By Erik Malinowski

If you were going to recap a basketball game with nothing but fire emojis, this would be the game. If you were going to look back on a (as yet still hypothetical) 2014-15 Golden State Warriors championship and say, "That was the moment I knew," look no further. If any sporting contest should've come with a warning label: "Please ask your doctor if your heart is healthy enough for watching sports," it would have been Game 3 of the first round series between the Warriors and the New Orleans Pelicans.

The Warriors' historic 20-point comeback to force overtime and send a New Orleans crowd of 18,000 home looking stunned into submission after capping off a 123-119 win will not be forgotten by a soul who witnessed it. At around the six-minute mark in the fourth quarter, the Pelicans led 101-84. The Warriors outscored them 24-7 until the end of regulation. Golden State handled business with relative ease in OT, and now all that's left of the Pelicans are broken dreams and second (and third) guesses as to what went wrong.

Through the first 42 minutes of the game, the Pelicans looked like an enhanced version of the New Orleans we saw in Game 1 and 2. In those contests at Oracle Arena, the inexperience showed, but so did the true talent. In the opener, the Warriors let Anthony Davis be his best self and tried to neutralize all others -- and the plan worked. Golden State followed that game up with a ferocious defensive stand that was ultimately more adept at keeping Davis in check and relied on the raw emotion of 20,000 strong to help push to the end of a 10-point win. In Game 3, the Pelicans used their own home crowd, Davis and a rejuvenated Ryan Anderson (26 points) to great gains and subsequently enlarged an 11-point halftime lead to 20 by the end of the third.

At this point, a disclaimer: The Warriors had never won a basketball game in the shot-clock era in which they were losing by 20 or more entering the fourth quarter. That would be 358 losses in 358 games. So when we look back now and try to rationalize something so irrational as the Warriors actually winning this game, just know we are walking into the unknown.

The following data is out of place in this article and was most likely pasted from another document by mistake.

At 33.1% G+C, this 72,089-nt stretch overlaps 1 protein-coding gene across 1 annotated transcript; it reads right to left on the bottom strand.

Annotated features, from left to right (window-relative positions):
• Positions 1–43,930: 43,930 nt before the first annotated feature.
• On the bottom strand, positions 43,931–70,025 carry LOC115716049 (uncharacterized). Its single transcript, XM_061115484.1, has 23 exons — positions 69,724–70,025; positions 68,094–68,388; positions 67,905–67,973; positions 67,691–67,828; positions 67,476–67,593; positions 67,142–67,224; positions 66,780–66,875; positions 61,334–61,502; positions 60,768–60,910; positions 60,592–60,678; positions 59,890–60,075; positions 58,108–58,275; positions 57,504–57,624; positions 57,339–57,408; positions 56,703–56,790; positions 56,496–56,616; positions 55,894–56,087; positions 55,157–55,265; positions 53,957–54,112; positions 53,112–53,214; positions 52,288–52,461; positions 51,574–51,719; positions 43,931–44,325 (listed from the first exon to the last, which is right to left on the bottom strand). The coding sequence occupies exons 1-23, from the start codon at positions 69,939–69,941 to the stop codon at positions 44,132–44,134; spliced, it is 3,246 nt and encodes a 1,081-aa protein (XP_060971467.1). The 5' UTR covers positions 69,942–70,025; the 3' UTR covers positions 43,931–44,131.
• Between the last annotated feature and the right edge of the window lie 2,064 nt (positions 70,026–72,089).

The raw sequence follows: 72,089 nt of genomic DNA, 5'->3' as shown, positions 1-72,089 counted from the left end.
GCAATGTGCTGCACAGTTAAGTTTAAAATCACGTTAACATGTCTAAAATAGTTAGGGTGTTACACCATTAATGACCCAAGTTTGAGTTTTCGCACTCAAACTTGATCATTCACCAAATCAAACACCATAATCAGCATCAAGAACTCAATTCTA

Also, when talking about this game, the defining moment, now and forever, will be Steph Curry attempting a game-tying three with eight seconds to go, Marreese Speights grabbing the biggest offensive rebound of his seven-year NBA career with six seconds, passing it back to Curry with five seconds, and Curry taking another long shot with less than four seconds on the clock, this time as two Pelicans come collapsing onto his flailing and crumpled body. It is the kind of last-minute shot that every young basketball player dreams of, against all odds and probability. And the shot went in, just like we always think it will.

The win probability chart from this game is a thing of frightening beauty. It should be studied. Dissertations should result from it. Great power lies somewhere in this beast, I'm sure of it.

Maybe one day we'll be able to better understand exactly what happened on this unnerving New Orleans night. For now, the memory that it even happened at all will have to suffice.

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Erik Malinowski is a freelance writer in the Bay Area. Follow him on Twitter @erikmal